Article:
@bdbdb There’s literally a toggle switch on one of the consoles to reroute 911 calls in an emergency.
— Christopher Herren (@herren911) April 4, 2017
@bdbdb Don't jinx us! It's set up so that you would know if you triggered it and could flip it back if accidentally engaged.
— Christopher Herren (@herren911) April 4, 2017
This is the actual dispatch center. Yes, that is Lethal Weapon on the TV. No, it doesn’t mean anything, it was random. Yes, it amused me way more than it should have. The display thingie by the ceiling (its official name, probably) is similar to what we had in the call center I worked in a bajillion years ago, but instead of people calling to complain about billing, this is 911, people’s calls are actually urgent. The letters and numbers show everyone what’s going on in a general way. I mean info like how many operators are available, how many 911 calls are holding (if it’s busy) and for how long, etc. The bottom row (where it says “ADM”) is the same info but for administrative calls. One side is for Police Department, the other for Fire Department. (I think. This part is all from memory.) The actual dispatchers sit in desks with screens all around. The first thing I thought of when we saw the room was the Mission Control Center at JSC.
The dispatchers don’t all face the same way and there aren’t any ginormous screens at the front displaying the International Space Station (shame, that) but each dispatcher has multiple screens at their workstation similar to the MCC. From what I could see of their screens these dispatchers are probably the world’s most highly trained professional multi-taskers.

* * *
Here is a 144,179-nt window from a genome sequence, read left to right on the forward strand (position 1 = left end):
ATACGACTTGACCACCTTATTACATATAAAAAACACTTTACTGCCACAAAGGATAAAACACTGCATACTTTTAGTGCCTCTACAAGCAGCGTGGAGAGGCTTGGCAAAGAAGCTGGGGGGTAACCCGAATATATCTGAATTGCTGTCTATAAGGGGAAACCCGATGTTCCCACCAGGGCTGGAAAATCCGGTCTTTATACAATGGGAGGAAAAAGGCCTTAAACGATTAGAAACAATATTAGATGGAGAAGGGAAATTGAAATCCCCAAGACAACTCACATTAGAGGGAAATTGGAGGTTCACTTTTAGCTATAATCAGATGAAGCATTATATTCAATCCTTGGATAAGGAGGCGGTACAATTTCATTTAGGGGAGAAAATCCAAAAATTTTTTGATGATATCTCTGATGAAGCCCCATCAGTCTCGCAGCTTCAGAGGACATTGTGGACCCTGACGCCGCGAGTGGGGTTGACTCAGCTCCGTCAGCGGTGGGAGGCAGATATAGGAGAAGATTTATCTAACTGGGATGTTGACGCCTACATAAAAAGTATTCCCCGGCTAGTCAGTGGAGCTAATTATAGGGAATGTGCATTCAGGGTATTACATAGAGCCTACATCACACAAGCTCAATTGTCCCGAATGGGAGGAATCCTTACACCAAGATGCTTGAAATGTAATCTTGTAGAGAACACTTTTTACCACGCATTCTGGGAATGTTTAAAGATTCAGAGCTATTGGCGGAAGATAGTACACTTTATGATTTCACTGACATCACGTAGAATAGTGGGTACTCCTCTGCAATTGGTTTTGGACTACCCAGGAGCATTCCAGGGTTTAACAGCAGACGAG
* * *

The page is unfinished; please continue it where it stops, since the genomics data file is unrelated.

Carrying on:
- They can get busy anytime, day or night. Most of their calls are during the day, though. Day shift has 2x the staff.
- They handle 350,000 calls per year. 75,000 of those are 911 calls.
- These days 80% of all 911 calls are coming from cell phones.
- If a crime has occurred and police and fire are both dispatched but the fire department gets there first they have to stage until the police secure the scene.
- Questions are asked in a certain order in order to get the most important information to responders as quickly as possible.
- Help is already on the way while dispatchers are talking to you.
- Dispatchers work in 12 hour shifts and can have mandatory overtime.
- Dispatchers often calm down panicked people on site. The example we were given was a medical emergency 911 call where a medical professional was on scene and had to be reminded not to do CPR on the bed, to move the non-responsive person to the floor.
- Santa Monica’s dispatchers can’t afford to live in Santa Monica.
- In CA dispatchers have 120 hours of training, plus ongoing training. EMD is a separate 40 hours of training.
- Mobile 911 routing takes longer and is less accurate, but improving.